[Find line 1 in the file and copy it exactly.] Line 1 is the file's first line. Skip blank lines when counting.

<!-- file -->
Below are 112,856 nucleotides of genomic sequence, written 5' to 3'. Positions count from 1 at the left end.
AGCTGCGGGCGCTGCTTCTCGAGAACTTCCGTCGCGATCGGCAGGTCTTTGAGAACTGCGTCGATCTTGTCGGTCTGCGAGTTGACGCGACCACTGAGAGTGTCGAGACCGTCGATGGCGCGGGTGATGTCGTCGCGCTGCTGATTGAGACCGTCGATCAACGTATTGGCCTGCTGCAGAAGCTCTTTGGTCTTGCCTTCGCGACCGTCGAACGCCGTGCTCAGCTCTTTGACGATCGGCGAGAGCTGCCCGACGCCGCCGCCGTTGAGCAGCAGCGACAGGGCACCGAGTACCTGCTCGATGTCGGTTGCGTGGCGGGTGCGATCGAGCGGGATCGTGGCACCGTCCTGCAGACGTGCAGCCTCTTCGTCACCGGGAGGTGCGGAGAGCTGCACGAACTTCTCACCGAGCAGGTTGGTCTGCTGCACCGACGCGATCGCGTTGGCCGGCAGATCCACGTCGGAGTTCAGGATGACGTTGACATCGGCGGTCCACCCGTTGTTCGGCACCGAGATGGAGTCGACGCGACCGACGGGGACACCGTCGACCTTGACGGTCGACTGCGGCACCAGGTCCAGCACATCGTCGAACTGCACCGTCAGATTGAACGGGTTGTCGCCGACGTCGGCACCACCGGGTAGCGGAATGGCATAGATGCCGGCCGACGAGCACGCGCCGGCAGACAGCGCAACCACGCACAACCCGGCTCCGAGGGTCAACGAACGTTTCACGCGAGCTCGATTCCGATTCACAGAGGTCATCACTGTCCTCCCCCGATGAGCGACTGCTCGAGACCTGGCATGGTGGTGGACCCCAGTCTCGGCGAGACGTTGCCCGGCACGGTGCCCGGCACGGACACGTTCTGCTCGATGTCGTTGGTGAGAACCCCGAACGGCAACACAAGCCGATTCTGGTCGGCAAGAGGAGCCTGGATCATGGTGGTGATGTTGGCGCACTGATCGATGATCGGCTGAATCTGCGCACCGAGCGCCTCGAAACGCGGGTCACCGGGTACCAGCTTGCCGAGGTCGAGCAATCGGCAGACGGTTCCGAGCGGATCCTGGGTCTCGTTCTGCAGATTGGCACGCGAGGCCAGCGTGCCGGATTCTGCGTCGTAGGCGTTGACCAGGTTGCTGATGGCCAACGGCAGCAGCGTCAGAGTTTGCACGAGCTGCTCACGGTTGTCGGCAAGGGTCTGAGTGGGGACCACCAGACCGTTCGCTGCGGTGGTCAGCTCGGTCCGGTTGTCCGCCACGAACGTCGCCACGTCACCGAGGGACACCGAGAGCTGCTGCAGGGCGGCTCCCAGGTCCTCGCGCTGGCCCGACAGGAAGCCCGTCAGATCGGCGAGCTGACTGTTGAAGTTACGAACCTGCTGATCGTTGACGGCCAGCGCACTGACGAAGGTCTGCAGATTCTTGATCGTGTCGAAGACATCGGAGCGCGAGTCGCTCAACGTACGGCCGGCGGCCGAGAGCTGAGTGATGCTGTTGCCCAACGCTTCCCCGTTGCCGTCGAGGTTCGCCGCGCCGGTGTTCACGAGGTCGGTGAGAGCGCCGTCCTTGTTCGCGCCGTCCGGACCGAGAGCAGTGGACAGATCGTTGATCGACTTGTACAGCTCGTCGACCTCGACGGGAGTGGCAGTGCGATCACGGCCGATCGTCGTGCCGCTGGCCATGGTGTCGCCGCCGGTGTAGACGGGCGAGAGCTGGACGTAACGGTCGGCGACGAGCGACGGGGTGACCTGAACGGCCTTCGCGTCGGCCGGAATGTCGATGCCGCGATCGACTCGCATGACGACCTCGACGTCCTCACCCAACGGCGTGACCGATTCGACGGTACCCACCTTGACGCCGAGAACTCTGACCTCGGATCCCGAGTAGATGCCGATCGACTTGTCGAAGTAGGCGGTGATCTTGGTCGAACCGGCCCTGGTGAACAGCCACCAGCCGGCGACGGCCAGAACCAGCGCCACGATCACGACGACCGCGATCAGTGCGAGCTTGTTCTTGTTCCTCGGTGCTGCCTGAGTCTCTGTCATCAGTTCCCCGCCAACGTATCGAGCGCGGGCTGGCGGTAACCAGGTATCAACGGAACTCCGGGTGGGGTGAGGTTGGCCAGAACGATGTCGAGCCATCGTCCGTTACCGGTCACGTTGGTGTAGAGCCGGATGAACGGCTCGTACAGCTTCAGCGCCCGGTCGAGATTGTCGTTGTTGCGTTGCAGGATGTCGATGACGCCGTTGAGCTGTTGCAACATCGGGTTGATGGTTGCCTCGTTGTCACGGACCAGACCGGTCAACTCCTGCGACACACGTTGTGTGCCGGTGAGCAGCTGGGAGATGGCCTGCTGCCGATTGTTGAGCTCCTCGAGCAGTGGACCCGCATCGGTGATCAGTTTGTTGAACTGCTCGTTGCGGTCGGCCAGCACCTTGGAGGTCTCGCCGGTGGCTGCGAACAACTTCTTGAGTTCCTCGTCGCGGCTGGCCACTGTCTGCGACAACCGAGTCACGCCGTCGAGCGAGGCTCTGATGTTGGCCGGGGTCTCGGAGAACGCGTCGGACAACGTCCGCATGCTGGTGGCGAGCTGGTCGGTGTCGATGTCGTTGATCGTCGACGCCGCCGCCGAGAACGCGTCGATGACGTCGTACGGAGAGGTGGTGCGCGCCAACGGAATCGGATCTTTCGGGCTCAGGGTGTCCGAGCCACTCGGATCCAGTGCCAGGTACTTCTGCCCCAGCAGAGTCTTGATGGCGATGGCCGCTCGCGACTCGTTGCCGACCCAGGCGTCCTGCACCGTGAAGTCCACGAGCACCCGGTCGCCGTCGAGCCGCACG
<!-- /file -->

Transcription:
Below are 112,856 nucleotides of genomic sequence, written 5' to 3'. Positions count from 1 at the left end.